Guest: Robert Cantrell
Robert Cantrell (Alexandria, VA), business writer and shark photographer. "Endangered Sharks Worldwide"
Mr. Cantrell then turned to his favorite subject, endangered sharks of the world. He said that sharks have had a bad reputation ever since the 1971 movie "Jaws" and that they are not as cruel or dangerous as the public has been led to believe. However, they are predators at the top of the food chain and they therefore tend to acquire and accumulate every pollutant and toxin absorbed by lower organisms. This could ultimately lead to their extinction. The biggest bioaccumulation problem is mercury.
Mr. Cantrell also observed that if every person in China (1.2 billion) ate one bowl shark fin soup a year, it would quickly wipe out all the world's sharks.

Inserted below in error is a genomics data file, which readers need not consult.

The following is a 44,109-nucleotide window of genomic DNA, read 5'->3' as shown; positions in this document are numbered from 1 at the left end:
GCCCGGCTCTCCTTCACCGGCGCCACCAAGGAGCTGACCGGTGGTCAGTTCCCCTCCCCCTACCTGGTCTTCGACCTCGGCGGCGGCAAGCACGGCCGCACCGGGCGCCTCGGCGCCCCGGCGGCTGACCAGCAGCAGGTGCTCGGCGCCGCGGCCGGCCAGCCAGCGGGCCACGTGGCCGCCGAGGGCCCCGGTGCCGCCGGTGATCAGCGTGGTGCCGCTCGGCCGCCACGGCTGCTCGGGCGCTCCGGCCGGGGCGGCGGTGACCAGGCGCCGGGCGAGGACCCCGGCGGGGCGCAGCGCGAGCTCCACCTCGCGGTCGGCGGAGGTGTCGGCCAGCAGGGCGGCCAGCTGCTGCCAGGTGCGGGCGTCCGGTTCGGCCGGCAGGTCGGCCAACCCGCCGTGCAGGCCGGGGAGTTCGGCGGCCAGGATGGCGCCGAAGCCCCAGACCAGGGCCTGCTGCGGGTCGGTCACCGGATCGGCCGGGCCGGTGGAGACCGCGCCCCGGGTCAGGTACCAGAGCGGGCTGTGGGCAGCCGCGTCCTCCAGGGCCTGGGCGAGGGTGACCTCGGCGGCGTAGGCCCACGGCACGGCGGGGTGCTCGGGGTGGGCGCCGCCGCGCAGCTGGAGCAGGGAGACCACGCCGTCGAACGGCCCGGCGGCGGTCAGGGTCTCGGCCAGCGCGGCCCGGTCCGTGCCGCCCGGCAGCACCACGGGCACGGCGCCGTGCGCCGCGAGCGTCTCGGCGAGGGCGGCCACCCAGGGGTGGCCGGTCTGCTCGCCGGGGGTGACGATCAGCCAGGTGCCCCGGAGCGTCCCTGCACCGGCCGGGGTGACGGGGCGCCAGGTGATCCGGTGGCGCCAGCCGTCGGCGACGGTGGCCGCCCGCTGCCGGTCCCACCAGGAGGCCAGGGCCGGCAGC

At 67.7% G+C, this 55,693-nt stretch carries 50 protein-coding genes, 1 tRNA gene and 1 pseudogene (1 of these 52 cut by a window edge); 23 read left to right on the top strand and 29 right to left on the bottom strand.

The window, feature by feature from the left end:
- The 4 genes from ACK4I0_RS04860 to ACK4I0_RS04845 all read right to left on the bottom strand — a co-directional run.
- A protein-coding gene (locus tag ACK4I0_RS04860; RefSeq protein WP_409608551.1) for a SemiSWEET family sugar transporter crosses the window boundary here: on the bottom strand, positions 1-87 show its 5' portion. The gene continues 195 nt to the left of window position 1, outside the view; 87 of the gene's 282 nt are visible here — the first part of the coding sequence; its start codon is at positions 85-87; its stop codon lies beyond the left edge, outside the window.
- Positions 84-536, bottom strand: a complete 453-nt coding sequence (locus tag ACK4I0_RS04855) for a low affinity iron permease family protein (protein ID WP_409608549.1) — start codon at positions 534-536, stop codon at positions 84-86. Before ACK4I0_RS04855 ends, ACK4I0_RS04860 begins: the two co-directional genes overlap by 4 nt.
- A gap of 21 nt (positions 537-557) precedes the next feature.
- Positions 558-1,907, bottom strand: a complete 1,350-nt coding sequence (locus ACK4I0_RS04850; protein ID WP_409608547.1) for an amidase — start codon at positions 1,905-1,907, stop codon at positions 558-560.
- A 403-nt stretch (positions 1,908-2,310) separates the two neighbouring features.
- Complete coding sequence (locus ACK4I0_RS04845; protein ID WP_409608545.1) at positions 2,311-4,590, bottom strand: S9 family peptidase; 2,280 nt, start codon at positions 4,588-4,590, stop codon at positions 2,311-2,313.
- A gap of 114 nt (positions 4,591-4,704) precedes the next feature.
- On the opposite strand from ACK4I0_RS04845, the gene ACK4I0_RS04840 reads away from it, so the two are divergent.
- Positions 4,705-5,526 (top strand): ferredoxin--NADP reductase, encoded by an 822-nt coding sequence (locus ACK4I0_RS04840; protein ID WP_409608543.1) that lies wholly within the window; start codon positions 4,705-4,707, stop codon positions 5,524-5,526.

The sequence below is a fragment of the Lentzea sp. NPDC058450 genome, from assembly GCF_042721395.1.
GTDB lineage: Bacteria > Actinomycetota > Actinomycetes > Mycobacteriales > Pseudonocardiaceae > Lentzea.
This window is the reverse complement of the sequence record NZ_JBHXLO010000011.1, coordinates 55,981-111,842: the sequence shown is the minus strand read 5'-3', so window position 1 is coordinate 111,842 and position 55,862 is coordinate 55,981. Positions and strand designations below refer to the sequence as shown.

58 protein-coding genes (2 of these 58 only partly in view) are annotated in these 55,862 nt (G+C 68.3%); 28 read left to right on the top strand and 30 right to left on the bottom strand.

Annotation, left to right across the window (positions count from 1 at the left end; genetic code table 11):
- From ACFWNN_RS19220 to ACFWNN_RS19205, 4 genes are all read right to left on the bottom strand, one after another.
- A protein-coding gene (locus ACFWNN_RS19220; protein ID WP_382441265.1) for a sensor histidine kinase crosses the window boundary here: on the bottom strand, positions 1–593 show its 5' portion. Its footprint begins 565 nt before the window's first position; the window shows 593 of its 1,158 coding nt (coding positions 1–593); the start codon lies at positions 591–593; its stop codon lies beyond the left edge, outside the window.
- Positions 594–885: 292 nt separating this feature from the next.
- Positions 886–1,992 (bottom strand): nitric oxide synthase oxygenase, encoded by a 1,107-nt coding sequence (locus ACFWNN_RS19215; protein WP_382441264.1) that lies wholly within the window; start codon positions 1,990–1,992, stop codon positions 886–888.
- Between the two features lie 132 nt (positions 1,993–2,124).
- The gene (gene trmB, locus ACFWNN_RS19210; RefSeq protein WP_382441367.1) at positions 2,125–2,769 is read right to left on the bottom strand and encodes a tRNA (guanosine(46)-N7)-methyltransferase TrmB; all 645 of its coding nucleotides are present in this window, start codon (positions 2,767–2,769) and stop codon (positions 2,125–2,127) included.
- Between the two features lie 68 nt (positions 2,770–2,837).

Mr. Cantrell has photographed sharks in Fiji, San Diego, Rhode Island, Florida, Belize and the Bahamas. The Bahamas are by far his favorite.
He talked about a lemon shark that had a rope stuck around its body that became tighter and tighter and the shark grew (sharks can't back up). A friend of his caught the shark and removed the rope. It took about a minute.
Sharks, according to Mr. Cantrell, are far more intelligent than we give them credit for and have some ability to interact positively with humans. When they are gone, the entire marine food chain, top to bottom, will be disrupted for eons.
Categories: Ecology and the environment; global warming and climate change